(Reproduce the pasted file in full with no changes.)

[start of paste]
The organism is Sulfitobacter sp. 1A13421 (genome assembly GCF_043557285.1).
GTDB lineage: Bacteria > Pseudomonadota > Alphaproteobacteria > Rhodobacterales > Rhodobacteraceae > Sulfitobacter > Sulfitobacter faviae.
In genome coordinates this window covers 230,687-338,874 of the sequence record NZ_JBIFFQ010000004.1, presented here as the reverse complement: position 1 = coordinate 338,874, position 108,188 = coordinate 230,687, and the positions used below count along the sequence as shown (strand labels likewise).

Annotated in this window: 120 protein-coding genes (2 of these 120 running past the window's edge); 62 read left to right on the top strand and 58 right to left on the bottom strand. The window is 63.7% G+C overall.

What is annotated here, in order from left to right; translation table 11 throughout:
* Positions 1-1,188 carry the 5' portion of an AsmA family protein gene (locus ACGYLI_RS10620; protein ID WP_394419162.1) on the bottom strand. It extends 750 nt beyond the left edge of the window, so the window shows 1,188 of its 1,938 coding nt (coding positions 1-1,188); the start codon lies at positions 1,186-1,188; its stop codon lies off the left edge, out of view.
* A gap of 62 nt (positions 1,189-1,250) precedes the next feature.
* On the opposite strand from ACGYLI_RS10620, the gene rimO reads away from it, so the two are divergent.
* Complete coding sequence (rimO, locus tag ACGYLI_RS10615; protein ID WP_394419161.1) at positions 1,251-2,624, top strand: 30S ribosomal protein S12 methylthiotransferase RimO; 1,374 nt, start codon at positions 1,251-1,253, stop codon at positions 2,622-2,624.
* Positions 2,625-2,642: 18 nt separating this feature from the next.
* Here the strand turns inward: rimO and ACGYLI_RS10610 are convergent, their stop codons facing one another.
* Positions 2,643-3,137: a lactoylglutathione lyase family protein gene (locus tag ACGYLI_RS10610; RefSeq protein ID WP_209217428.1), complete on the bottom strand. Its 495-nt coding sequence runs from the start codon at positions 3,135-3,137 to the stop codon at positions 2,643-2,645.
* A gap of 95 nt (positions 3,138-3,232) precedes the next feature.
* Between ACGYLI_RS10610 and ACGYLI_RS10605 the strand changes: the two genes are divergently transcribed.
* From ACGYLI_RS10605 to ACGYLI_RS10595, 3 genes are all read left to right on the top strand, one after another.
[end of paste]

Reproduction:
The organism is Sulfitobacter sp. 1A13421 (genome assembly GCF_043557285.1).
GTDB lineage: Bacteria > Pseudomonadota > Alphaproteobacteria > Rhodobacterales > Rhodobacteraceae > Sulfitobacter > Sulfitobacter faviae.
In genome coordinates this window covers 230,687-338,874 of the sequence record NZ_JBIFFQ010000004.1, presented here as the reverse complement: position 1 = coordinate 338,874, position 108,188 = coordinate 230,687, and the positions used below count along the sequence as shown (strand labels likewise).

Annotated in this window: 120 protein-coding genes (2 of these 120 running past the window's edge); 62 read left to right on the top strand and 58 right to left on the bottom strand. The window is 63.7% G+C overall.

What is annotated here, in order from left to right; translation table 11 throughout:
* Positions 1-1,188 carry the 5' portion of an AsmA family protein gene (locus ACGYLI_RS10620; protein ID WP_394419162.1) on the bottom strand. It extends 750 nt beyond the left edge of the window, so the window shows 1,188 of its 1,938 coding nt (coding positions 1-1,188); the start codon lies at positions 1,186-1,188; its stop codon lies off the left edge, out of view.
* A gap of 62 nt (positions 1,189-1,250) precedes the next feature.
* On the opposite strand from ACGYLI_RS10620, the gene rimO reads away from it, so the two are divergent.
* Complete coding sequence (rimO, locus tag ACGYLI_RS10615; protein ID WP_394419161.1) at positions 1,251-2,624, top strand: 30S ribosomal protein S12 methylthiotransferase RimO; 1,374 nt, start codon at positions 1,251-1,253, stop codon at positions 2,622-2,624.
* Positions 2,625-2,642: 18 nt separating this feature from the next.
* Here the strand turns inward: rimO and ACGYLI_RS10610 are convergent, their stop codons facing one another.
* Positions 2,643-3,137: a lactoylglutathione lyase family protein gene (locus tag ACGYLI_RS10610; RefSeq protein ID WP_209217428.1), complete on the bottom strand. Its 495-nt coding sequence runs from the start codon at positions 3,135-3,137 to the stop codon at positions 2,643-2,645.
* A gap of 95 nt (positions 3,138-3,232) precedes the next feature.
* Between ACGYLI_RS10610 and ACGYLI_RS10605 the strand changes: the two genes are divergently transcribed.
* From ACGYLI_RS10605 to ACGYLI_RS10595, 3 genes are all read left to right on the top strand, one after another.